Community Innovation & Support Officer

Are you experienced in working with community organisations and in community development? If so, and you also possess knowledge of the renewable energy sector, decarbonisation, climate accounting and Net Zero, we could be interested in hearing from you.

We are looking to recruit an energetic, well-organised and self-motivated individual to work as part of a team delivering Carbon Neutral Island Plans. You will be responsible for developing community climate change plans on the six carbon neutral islands, which build on the depth climate accounting exercises being carried out as part of this project.

Your high standard of communication, representation and co-ordination skills will serve to support island communities carry out meaningful local participation and engagement to inform the Community Climate Plans.

For more information and an application form, please visit our Careers & Opportunities page.

Climate Accounting Officer

Research not accounts! Do you have effective partnership-building skills, and practical and effective experience of partnership working, especially with community groups? Knowledge of the renewable energy sector, decarbonisation, climate accounting and Net Zero is also essential for this role.

We are looking to recruit an energetic, well-organised and self-motivated individual to work as part of a team delivering Carbon Neutral Island Plans. You will be responsible for delivery of an in-depth climate accounting exercise on the six carbon neutral islands to provide the community with a clear account of the state of greenhouse gas emissions related to each island.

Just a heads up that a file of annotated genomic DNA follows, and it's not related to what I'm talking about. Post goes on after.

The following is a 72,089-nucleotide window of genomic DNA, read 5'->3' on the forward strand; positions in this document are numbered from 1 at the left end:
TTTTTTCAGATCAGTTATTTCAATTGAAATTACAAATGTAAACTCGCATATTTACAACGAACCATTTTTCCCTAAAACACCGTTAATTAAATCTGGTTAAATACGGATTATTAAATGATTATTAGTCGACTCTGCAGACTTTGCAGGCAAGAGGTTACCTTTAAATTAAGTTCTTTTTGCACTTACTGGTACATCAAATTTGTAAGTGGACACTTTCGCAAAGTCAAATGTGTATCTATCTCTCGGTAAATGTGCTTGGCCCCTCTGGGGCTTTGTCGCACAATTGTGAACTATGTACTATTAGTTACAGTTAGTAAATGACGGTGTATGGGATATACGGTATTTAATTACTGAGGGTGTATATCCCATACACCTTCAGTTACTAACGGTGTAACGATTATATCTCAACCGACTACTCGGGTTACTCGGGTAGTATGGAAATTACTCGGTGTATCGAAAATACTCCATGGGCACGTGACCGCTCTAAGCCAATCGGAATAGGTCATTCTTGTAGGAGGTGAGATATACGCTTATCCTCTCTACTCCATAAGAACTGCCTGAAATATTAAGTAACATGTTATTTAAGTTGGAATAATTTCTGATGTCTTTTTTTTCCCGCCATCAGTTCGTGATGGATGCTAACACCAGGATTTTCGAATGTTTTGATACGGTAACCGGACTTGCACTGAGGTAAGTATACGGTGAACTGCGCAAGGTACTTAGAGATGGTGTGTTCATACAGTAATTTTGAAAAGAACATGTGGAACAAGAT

Experienced in research projects and working to funding specifications, your strong team-working skills in a research focussed manner and a good understanding of community development will help drive the success of this project.

For more information and an application form, please visit our Careers & Opportunities page.

Development Manager Vacancy

If you have a creative mind, excellent networking and project development skills, and a track record in identifying and accessing project funding opportunities, this could be the perfect job for you.

Community Energy Scotland is Scotland’s only charity dedicated to supporting local communities develop their own decarbonisation projects and an outstanding Development Manager is vital for us to continue this work.

Experienced in community energy and committed to our values, you will be able to work effectively on your own and as part of our energetic team.

For more information and an application form, please visit our Careers & Opportunities page.

Network 76 in Motion Project Officer Vacancy

Are you interested in hands-on community development that focuses on sustainable transport solutions? If so, we have a full time vacancy providing an exciting opportunity for a role helping to decarbonise communities in South West Scotland.

We are looking to recruit an N76 Project Officer to work on sustainable transport solutions in Dumfries & Galloway and East Ayrshire. Network 76 in Motion (N76) is a project developed together by six communities on and around the A76 with support from Community Energy Scotland.

There is some flexibility with the work location for this post.

For more information and an application pack, please visit our Careers & Opportunities page.

Community Energy: State of the Sector 2022 report. Read it now.

This year’s report was produced by Community Energy England, Community Energy Wales and Community Energy Scotland, and is available to read from today. It describes the progress of the community energy sector across the UK in 2021 as well as providing a breakdown of the sector’s activities in each nation. This marks the second year that Scottish data has been gathered and is the first year that the survey and report was produced in-house by the three national community energy organisations.